Something Old, Something New
Regular visitors to this blog will know that I’ve had an article about the Brno Christmas market for a few years now. In the time that I’ve been living in Brno, the Christmas market has grown and evolved from a small and unremarkable assemblage of market stalls to a well managed and respectable event quite comparable to the better Christmas markets you might find in the neighboring countries.
The opening of the market for the 2016 Christmas season brought with it some significant changes to both the format, focus and overall atmosphere of the event. The changes are of a degree, that I’ve decided to write a whole new piece on the event to replace the previous one.
At that, let’s take a look at the 2016 edition of the Brno Christmas market:
A Christmas Walk Through the Centre
Brno’s Christmas market is spread across four squares in the city centre and gives one a good opportunity to get to know that section of the city while taking in the event. Each square has a bit of a different feel, so let’s take a look at them individually:
Zelný Trh – Vegetable Market
If you’re entering the city centre on Masarykova street from the area of the main train station, the first section of the Christmas market you’ll find is on Vegetable Market square; turning left onto Květinářská or Orlí streets from Masarykova will put you directly into this section of the market.
Traditionally, this part of the Christmas market is more geared to craft products that are of a more authentic nature. Woodwork, blacksmithing, glasswork, ceramics and several other craft products can be found here.
With the Baroque fountain in the centre of the square, the nearby cathedral’s spires in plain view and the historic buildings lining the square, this part has a distinctly historic feel to it.
From the Vegetable Market you can move along Radnická street, past the old town hall and the city tourist information centre located there, to Panská street. Turning right will put you back on Masarykova street and onto the Freedom square section of the market while turning left will put you on Mečová street and the new market section on Dominican square.
Svobody Náměstí – Freedom Square
Freedom square really is the heart of the Christmas market; it’s the largest section and where most of the larger events take place. Freedom square is also where the market’s largest nativity scene is located.
Freedom square is typically focussed more on food and drink than other items. You can find a wide range of grilled foods, including the wildly popular trdelník tunnel cake. You can also find many alcoholic and non-alcoholic beverages on offer such as hot wine and the quite popular turbomošt.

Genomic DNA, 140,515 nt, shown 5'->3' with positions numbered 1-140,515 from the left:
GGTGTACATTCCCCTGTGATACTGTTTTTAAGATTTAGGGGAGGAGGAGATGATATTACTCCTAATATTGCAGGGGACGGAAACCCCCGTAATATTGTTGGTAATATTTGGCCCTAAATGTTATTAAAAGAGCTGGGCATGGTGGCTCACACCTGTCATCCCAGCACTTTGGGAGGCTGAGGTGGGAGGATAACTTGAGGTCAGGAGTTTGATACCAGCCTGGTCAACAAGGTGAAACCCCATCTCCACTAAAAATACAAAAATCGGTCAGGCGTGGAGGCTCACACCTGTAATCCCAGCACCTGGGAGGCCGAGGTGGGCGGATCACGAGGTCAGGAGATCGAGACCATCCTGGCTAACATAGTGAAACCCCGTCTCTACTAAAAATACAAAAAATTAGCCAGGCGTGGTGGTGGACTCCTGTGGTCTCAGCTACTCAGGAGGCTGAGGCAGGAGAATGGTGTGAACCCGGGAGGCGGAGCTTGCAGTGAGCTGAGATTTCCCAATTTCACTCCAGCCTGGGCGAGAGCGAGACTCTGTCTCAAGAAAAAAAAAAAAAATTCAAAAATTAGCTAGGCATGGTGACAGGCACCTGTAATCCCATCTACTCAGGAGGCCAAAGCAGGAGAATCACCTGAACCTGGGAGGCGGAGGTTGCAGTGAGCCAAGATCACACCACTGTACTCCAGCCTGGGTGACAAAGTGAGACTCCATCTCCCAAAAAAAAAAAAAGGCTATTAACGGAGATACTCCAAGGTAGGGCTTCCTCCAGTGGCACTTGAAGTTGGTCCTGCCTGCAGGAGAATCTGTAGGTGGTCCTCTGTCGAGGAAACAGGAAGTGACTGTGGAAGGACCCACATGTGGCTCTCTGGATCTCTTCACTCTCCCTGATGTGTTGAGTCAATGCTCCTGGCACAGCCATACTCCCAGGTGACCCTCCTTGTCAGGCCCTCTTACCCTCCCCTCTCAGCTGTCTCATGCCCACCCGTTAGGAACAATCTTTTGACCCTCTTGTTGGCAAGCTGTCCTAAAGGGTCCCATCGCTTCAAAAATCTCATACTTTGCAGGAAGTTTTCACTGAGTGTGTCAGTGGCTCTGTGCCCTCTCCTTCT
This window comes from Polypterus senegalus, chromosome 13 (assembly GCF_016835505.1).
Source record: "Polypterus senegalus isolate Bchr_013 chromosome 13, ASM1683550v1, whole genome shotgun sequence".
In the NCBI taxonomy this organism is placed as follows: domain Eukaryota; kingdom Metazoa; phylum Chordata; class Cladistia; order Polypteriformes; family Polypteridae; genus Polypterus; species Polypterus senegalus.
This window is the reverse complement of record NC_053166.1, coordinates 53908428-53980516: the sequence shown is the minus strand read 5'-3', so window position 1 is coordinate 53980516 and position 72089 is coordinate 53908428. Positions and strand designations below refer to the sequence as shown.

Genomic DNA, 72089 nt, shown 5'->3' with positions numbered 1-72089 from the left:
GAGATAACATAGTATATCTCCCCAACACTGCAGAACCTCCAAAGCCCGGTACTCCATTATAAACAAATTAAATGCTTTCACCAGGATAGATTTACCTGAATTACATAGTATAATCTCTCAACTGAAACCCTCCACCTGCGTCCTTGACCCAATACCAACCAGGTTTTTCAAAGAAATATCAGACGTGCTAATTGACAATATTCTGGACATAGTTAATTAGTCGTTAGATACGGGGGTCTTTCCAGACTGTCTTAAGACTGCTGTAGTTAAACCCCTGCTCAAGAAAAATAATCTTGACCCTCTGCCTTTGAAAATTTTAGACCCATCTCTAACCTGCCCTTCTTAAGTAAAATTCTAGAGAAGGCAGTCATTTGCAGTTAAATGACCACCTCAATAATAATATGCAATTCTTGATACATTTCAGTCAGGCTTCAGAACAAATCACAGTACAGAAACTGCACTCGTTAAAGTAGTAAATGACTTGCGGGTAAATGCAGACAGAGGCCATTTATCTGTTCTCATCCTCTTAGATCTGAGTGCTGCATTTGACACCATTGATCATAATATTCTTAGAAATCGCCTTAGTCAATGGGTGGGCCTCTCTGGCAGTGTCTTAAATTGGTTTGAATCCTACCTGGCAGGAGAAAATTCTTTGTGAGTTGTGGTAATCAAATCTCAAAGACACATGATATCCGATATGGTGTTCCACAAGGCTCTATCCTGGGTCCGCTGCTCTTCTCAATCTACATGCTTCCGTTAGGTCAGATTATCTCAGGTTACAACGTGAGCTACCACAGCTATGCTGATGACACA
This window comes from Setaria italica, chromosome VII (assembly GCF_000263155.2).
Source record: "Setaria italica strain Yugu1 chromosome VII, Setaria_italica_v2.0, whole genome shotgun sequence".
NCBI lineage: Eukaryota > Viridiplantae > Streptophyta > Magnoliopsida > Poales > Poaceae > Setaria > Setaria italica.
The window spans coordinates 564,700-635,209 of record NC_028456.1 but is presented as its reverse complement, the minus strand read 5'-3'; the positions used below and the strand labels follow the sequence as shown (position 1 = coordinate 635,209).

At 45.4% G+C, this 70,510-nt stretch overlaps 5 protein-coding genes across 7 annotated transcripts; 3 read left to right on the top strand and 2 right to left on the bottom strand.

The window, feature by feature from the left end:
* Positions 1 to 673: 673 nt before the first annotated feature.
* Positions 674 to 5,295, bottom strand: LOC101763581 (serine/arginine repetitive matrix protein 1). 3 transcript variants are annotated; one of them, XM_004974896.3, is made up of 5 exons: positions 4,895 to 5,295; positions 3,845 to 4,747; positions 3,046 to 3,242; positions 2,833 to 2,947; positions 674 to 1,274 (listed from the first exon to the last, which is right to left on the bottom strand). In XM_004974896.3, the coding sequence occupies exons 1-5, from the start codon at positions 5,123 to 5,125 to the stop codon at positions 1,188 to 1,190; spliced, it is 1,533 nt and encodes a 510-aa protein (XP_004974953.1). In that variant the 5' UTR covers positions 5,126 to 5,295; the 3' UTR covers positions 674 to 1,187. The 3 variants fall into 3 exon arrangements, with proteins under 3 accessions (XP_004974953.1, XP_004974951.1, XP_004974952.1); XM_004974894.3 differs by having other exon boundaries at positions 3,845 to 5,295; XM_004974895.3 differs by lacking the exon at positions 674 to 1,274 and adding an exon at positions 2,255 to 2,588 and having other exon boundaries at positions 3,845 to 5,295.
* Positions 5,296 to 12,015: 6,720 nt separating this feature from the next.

On an everyday basis, Freedom square presents an eclectic mix of the historical and modern; historical buildings mingle with more modern ones and the ground floor space of most of them is taken up by contemporary retailers. As a result, this section of the Christmas market does carry a bit more commercial feel to it than the Vegetable Market.
Dominíkánské Náměstí – Dominican Square
This is a new section of the market with a focus strictly on food and called “Gurmánské Vánoce” (Gourmet Christmas).
The stalls here are operated by local Brno restaurants and cafés and so you get a good idea of what they offer if you choose to pay a visit to their main locations.
I have to concede that I have mixed feelings on this new section of the market:
On one hand, it’s good to see the city’s Christmas market doing so well that it can evolve a bit and put some fresh content in.
On the other hand, Dominican square doesn’t have much atmosphere; it’s a parking lot and there’s no hiding that fact. Also, food festivals are a regular thing in Brno year round so this new section doesn’t really bring anything special that the city wouldn’t see at another time of year.
Perhaps, if it proves popular, future editions of the market will present a more developed form of it.
Leaving Dominican square on Zámečnická street will take you directly into Freedom square. From Freedom square, you can follow Rašínova street to the final market segment on Moravian square.
Moravské Náměstí – Moravian Square
The Moravian square section of the market received a complete makeover for 2016 and I must say the change is most welcome and works well.
In years past, this part of the market felt like an afterthought to the rest and was largely taken up by a kitschy childrens’ amusement park and had little atmosphere to speak of.
As of 2016, the amusement park is gone and in it’s place is a series of tents housing a covered marketplace. Both food and non-food items are on sale here.
The tents are of a high quality, spacious and have some heating and raised wood floors to give some relief in colder weather. Overall, the atmosphere here is rather rustic and quite distinct from the rest of the market.